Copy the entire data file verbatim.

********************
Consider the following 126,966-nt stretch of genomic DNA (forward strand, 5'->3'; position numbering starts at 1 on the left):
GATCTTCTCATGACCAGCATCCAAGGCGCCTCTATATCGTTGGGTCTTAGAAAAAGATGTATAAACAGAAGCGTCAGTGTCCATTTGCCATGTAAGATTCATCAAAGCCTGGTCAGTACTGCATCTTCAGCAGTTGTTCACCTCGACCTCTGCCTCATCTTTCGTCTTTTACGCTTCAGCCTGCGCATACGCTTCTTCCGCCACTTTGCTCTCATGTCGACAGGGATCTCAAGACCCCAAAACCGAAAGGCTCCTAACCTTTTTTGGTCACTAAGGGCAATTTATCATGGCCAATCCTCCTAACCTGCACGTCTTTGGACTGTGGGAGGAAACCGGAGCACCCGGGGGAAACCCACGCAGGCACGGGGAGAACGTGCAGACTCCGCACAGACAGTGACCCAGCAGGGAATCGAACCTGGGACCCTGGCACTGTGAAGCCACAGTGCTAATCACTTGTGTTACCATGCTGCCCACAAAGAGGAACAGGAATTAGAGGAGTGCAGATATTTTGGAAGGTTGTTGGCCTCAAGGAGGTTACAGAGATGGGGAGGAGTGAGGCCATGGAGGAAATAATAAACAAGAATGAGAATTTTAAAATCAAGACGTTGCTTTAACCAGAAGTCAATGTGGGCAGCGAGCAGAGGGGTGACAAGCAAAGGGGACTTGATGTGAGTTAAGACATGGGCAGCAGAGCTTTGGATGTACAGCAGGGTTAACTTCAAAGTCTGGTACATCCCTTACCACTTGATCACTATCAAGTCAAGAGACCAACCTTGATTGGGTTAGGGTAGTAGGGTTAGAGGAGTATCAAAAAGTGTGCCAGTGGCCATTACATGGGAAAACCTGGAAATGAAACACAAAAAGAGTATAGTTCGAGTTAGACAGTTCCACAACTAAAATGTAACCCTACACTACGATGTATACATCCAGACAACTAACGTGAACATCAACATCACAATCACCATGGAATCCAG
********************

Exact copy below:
Consider the following 126,966-nt stretch of genomic DNA (forward strand, 5'->3'; position numbering starts at 1 on the left):
GATCTTCTCATGACCAGCATCCAAGGCGCCTCTATATCGTTGGGTCTTAGAAAAAGATGTATAAACAGAAGCGTCAGTGTCCATTTGCCATGTAAGATTCATCAAAGCCTGGTCAGTACTGCATCTTCAGCAGTTGTTCACCTCGACCTCTGCCTCATCTTTCGTCTTTTACGCTTCAGCCTGCGCATACGCTTCTTCCGCCACTTTGCTCTCATGTCGACAGGGATCTCAAGACCCCAAAACCGAAAGGCTCCTAACCTTTTTTGGTCACTAAGGGCAATTTATCATGGCCAATCCTCCTAACCTGCACGTCTTTGGACTGTGGGAGGAAACCGGAGCACCCGGGGGAAACCCACGCAGGCACGGGGAGAACGTGCAGACTCCGCACAGACAGTGACCCAGCAGGGAATCGAACCTGGGACCCTGGCACTGTGAAGCCACAGTGCTAATCACTTGTGTTACCATGCTGCCCACAAAGAGGAACAGGAATTAGAGGAGTGCAGATATTTTGGAAGGTTGTTGGCCTCAAGGAGGTTACAGAGATGGGGAGGAGTGAGGCCATGGAGGAAATAATAAACAAGAATGAGAATTTTAAAATCAAGACGTTGCTTTAACCAGAAGTCAATGTGGGCAGCGAGCAGAGGGGTGACAAGCAAAGGGGACTTGATGTGAGTTAAGACATGGGCAGCAGAGCTTTGGATGTACAGCAGGGTTAACTTCAAAGTCTGGTACATCCCTTACCACTTGATCACTATCAAGTCAAGAGACCAACCTTGATTGGGTTAGGGTAGTAGGGTTAGAGGAGTATCAAAAAGTGTGCCAGTGGCCATTACATGGGAAAACCTGGAAATGAAACACAAAAAGAGTATAGTTCGAGTTAGACAGTTCCACAACTAAAATGTAACCCTACACTACGATGTATACATCCAGACAACTAACGTGAACATCAACATCACAATCACCATGGAATCCAG